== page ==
In her remarks to Qatar News Agency, Her Excellency pointed out that Qatar’s hosting of such a global event will inspire generations of young people to come to embrace each other and create a more tolerant world.
Her Excellency said: “The whole world was watching the Al Bayt stadium for the opening ceremony. I am happy that I was present as Deputy Prime Minister and Minister of Foreign Affairs of Bosnia and Herzegovina, from the Western Balkans and a European country. The opening was a great global event for the first time to be held in an Arab country. Qatar has emerged into a modern, prosperous state, whose citizens enjoy opportunities and security, thanks to the wise leadership of HH the Amir, following the footsteps of HH the Father Amir.”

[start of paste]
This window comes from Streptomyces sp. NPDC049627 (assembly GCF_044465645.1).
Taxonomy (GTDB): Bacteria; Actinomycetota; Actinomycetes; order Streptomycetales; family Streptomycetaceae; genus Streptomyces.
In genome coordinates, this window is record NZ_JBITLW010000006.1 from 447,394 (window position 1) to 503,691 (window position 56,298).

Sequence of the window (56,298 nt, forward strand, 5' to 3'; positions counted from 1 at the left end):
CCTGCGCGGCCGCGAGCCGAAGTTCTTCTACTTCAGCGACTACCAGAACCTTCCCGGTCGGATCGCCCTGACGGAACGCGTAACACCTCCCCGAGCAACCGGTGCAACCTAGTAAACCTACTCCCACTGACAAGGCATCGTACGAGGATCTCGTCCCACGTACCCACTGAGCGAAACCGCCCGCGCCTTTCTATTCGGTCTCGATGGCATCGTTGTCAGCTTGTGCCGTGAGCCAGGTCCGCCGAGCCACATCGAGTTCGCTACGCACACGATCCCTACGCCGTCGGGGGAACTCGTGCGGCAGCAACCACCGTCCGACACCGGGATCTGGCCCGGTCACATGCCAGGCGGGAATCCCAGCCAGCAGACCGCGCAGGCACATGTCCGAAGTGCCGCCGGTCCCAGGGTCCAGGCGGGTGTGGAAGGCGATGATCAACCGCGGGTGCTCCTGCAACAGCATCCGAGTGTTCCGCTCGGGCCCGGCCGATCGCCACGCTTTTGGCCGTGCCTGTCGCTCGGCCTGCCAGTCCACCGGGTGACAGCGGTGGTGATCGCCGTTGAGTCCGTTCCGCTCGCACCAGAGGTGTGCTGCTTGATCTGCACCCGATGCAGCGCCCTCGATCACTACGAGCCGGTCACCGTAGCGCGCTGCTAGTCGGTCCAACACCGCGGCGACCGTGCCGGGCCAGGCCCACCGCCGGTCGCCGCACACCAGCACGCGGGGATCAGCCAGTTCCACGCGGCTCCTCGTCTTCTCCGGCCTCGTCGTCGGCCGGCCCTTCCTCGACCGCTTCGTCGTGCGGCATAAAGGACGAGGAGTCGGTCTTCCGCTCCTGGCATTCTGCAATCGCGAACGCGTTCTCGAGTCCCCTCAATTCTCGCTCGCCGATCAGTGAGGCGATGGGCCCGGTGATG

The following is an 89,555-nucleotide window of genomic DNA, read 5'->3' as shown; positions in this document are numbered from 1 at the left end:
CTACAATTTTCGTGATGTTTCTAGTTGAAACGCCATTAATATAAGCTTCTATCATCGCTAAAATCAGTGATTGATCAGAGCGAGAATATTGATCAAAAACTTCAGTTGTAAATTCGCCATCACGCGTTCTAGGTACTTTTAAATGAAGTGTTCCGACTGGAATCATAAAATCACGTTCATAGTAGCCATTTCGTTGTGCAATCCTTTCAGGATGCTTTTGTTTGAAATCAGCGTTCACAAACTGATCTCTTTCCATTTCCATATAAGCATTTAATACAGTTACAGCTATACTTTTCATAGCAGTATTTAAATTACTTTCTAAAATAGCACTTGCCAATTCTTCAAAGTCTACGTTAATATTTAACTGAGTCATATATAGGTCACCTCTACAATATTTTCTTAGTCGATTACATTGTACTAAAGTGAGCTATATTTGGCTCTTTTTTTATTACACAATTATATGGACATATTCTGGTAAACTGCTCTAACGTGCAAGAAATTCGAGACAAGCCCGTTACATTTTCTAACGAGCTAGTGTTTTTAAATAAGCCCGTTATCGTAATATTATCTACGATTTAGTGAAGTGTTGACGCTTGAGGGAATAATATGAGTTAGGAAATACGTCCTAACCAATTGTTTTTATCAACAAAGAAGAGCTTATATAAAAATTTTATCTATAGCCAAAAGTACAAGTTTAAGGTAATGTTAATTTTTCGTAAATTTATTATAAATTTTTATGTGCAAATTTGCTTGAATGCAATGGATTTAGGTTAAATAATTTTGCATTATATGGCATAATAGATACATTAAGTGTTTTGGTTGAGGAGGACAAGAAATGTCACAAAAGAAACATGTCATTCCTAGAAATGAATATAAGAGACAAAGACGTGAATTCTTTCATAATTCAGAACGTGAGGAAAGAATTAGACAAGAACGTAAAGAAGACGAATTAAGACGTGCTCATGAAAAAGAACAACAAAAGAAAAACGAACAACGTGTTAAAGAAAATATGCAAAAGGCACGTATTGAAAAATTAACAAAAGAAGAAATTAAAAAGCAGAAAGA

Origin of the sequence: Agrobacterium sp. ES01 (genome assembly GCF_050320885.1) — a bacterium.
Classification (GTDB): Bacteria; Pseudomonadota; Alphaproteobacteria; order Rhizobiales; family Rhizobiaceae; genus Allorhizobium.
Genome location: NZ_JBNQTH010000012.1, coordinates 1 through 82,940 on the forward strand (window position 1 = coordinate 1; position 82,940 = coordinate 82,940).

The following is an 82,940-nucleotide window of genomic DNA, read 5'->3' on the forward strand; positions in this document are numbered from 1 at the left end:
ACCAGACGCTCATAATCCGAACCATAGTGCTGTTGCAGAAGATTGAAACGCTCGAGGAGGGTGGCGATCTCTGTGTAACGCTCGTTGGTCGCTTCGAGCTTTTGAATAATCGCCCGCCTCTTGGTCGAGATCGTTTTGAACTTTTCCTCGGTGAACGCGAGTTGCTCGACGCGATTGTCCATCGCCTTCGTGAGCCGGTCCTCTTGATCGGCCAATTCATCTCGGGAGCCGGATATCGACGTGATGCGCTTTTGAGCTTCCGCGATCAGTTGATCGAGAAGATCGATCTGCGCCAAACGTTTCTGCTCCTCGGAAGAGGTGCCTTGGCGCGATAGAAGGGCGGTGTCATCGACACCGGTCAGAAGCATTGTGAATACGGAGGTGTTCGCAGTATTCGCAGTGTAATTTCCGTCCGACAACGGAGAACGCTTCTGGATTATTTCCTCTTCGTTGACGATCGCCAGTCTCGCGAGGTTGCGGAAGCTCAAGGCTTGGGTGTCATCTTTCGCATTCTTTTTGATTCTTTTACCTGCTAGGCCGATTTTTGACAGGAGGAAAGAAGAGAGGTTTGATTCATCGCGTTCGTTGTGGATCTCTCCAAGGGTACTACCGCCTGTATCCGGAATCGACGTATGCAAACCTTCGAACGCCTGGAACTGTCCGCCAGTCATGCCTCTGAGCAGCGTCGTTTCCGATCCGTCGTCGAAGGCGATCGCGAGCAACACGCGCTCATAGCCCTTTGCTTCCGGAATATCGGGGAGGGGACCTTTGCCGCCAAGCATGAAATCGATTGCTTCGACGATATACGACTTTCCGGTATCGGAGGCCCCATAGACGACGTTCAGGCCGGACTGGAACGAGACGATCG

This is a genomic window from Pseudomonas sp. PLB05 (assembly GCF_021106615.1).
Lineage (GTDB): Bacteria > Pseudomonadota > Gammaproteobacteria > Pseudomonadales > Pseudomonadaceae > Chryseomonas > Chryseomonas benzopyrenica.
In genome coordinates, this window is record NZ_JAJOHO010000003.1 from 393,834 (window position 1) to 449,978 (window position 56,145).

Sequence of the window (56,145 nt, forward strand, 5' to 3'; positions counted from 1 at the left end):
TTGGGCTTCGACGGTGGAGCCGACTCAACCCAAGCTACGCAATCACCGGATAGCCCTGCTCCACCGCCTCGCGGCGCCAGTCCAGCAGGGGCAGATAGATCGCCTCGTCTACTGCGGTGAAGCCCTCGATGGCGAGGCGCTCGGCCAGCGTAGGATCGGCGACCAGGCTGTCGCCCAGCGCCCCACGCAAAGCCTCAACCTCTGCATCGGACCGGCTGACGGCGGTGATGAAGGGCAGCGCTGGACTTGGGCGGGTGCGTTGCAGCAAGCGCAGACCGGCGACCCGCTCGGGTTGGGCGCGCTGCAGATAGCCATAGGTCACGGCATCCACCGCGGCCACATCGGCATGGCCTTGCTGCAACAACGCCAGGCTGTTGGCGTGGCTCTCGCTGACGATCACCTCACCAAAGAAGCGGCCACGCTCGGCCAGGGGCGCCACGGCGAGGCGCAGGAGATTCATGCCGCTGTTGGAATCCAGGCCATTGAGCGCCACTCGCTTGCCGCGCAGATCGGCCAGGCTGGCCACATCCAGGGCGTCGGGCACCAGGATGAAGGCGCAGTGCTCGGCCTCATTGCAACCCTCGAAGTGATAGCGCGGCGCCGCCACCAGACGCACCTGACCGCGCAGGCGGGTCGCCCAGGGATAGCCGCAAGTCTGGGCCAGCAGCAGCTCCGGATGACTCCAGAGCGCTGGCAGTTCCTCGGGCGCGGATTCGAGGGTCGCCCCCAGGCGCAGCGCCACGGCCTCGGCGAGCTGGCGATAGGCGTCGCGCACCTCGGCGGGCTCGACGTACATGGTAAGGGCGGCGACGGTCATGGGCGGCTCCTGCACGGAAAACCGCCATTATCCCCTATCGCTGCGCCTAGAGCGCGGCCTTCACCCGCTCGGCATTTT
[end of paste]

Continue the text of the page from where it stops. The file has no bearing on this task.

HE stressed the need to develop the culture of tolerance and respect, as highlighted during the World Cup opening ceremony, saying: “This is the first World Cup taking place in an Arab country and in a Middle Eastern country. It is a great chance for people to get to know a different culture and to learn about one great religion in the world.”
“The more we know the better chance we have for progress and stability in the world. Qatar offers open hand to all who want to come and witness what the Qatari nation achieved in such a short period of time offering unity of basic values and appreciation for difference with full respect of their own culture and religion,” Her Excellency added.